As we read through this passage, we see that Moses wanted to make sure that the people did not forget all they had seen God do. Therefore, he urged parents to teach their children about God’s great miracles. This helped the parents remember as well. It helped them and the children know and remember God’s faithfulness. It provided a means of passing from one generation to the next the stories that recount God’s great acts. It is easy to forget the amazing and wonderful ways that God has worked in the lives of His people. We can preserve these stories of God’s great and amazing grace, providence, and sovereignty by passing them onto our children.


I know for a fact that my children were delayed in knowing Jesus Christ because I delayed in knowing Him myself. It all starts with us as parents. We can expect our children to come to know Christ if we do not know Christ. Although some children come to know Christ independently of their parents, the deck is certainly stacked against them though if their parents do not have a relationship with Jesus Christ themselves. How can we expect our children to know Jesus Christ if we do not know Him ourselves? Even after we accept Jesus Christ as our Savior and we are parents, how can we expect our kids to understand who God is and what we believe as Christians if we do not share and talk about Jesus with them. Some Christian theology that is necessary for us to mature as Christ followers can be difficult for children to understand (even as adult children) so it is up to us as parents to teach them well about why we believe what we believe. Why is it that we take our relationship with God so seriously? We must share with them those great acts that He has done in our lives. We must teach. We must teach them well.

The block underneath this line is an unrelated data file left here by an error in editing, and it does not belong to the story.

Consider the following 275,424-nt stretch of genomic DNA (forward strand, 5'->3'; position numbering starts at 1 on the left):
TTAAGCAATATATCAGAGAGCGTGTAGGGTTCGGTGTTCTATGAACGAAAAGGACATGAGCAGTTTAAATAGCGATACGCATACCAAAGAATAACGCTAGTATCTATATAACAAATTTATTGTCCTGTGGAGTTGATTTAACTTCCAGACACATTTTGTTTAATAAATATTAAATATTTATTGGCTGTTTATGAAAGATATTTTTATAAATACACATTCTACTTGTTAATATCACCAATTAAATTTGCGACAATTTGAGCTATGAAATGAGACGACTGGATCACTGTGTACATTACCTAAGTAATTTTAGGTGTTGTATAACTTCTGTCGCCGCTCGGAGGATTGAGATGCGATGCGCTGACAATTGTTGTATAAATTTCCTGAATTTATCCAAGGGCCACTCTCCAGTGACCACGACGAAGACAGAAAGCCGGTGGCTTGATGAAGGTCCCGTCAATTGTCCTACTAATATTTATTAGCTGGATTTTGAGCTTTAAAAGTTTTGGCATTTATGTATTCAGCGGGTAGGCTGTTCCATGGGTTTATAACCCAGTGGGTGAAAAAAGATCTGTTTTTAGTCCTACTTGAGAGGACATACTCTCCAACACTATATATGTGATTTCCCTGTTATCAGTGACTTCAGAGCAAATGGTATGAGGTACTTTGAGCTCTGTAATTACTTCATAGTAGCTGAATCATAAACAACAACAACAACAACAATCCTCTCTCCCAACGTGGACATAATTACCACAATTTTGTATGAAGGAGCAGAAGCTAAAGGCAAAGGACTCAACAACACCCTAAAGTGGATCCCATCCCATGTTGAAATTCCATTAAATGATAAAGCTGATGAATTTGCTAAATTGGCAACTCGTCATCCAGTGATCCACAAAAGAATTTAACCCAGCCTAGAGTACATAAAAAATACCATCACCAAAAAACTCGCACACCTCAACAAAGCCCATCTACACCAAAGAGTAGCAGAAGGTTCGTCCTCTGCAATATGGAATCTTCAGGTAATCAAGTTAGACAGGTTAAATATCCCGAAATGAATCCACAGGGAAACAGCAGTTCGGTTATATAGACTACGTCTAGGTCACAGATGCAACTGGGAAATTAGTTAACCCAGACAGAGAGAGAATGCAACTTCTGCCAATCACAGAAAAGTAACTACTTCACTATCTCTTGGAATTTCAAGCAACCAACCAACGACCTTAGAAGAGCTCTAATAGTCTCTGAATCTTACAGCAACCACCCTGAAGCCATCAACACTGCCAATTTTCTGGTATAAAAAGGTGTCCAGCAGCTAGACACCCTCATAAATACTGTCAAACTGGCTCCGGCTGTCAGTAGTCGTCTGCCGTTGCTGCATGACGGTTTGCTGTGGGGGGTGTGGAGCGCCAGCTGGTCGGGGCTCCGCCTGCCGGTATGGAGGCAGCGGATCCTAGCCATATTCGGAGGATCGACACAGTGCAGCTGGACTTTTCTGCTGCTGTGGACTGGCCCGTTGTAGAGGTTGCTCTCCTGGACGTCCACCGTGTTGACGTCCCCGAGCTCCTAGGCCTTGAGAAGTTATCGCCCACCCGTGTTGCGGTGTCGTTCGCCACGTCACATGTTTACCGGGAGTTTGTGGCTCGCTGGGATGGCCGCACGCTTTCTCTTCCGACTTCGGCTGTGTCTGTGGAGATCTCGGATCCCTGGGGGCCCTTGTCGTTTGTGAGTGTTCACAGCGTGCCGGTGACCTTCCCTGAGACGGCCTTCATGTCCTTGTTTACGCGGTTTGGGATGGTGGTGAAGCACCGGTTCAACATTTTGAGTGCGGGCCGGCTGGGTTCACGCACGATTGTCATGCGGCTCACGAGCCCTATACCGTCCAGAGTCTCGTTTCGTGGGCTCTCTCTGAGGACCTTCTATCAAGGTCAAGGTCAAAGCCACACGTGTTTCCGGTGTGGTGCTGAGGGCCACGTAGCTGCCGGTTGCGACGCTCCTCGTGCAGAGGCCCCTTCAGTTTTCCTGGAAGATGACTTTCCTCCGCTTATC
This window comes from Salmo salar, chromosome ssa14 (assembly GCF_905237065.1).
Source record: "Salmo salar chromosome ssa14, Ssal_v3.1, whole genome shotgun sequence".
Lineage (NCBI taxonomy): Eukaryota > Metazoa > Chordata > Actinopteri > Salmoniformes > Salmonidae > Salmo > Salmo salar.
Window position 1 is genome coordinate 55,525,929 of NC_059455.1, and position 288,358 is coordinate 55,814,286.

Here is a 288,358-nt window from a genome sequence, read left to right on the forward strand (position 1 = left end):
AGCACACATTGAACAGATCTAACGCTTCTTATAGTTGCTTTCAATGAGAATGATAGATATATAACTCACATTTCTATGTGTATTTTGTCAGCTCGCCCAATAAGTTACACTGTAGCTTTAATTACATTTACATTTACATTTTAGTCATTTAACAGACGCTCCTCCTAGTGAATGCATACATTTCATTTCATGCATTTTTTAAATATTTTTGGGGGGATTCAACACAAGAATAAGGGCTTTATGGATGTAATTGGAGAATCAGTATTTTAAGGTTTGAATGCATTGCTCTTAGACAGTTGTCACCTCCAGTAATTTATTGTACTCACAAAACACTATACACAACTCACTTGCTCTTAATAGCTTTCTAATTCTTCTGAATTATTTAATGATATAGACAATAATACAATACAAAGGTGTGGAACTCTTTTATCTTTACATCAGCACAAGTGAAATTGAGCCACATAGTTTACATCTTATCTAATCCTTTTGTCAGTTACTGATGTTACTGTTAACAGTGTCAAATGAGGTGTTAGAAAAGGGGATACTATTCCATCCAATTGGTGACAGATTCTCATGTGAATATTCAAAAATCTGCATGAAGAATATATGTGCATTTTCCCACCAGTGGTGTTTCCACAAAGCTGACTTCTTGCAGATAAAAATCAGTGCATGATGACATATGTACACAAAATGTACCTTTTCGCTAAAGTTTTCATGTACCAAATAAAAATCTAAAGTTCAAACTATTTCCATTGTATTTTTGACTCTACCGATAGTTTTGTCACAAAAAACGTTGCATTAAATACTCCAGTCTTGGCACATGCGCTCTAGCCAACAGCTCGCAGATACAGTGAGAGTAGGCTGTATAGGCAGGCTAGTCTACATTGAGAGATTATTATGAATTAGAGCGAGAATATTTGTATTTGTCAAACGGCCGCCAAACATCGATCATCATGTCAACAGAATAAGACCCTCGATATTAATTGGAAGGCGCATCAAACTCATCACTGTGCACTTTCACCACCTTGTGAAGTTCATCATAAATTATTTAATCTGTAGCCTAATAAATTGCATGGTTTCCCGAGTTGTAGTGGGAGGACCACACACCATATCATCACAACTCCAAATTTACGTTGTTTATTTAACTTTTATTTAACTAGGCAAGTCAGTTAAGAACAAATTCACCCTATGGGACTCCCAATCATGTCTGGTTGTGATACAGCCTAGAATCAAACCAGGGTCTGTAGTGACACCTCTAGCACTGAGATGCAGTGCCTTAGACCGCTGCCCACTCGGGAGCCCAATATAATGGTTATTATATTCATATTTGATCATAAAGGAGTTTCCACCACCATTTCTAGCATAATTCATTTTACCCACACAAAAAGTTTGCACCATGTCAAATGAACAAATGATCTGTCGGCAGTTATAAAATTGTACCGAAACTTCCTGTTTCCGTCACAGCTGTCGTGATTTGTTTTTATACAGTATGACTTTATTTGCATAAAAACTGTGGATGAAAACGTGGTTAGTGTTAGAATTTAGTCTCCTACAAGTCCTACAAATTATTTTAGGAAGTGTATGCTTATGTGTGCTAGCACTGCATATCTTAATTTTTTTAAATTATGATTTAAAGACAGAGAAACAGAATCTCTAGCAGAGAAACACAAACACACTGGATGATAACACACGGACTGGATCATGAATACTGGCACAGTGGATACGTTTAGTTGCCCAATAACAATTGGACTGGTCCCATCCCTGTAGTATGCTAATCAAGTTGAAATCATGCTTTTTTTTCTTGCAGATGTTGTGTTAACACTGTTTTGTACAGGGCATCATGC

Teach them well means for us to share stories of God’s faithfulness in our lives. Teach them well means for us to explain Christian concepts that they do not understand. Teach them well means having conversations. Teach them well means listening to their struggles and teaching them what God’s Word says about that. Teach them well means admitting our mistakes of the past and how God redeemed it through our salvation in the grace of Jesus Christ. Teach them well means we have God conversations with our kids. Teach them well means that we live out what we believe. Teach them well means preserving the stories of God’s faithfulness and sharing them with our children. Hopefully, then, the process will be repeated from generation to generation that comes after us. Then, maybe, our great-great grandchildren can say that if it were not for us teaching our children well, they would not have come to know Jesus Christ.


Amen and Amen.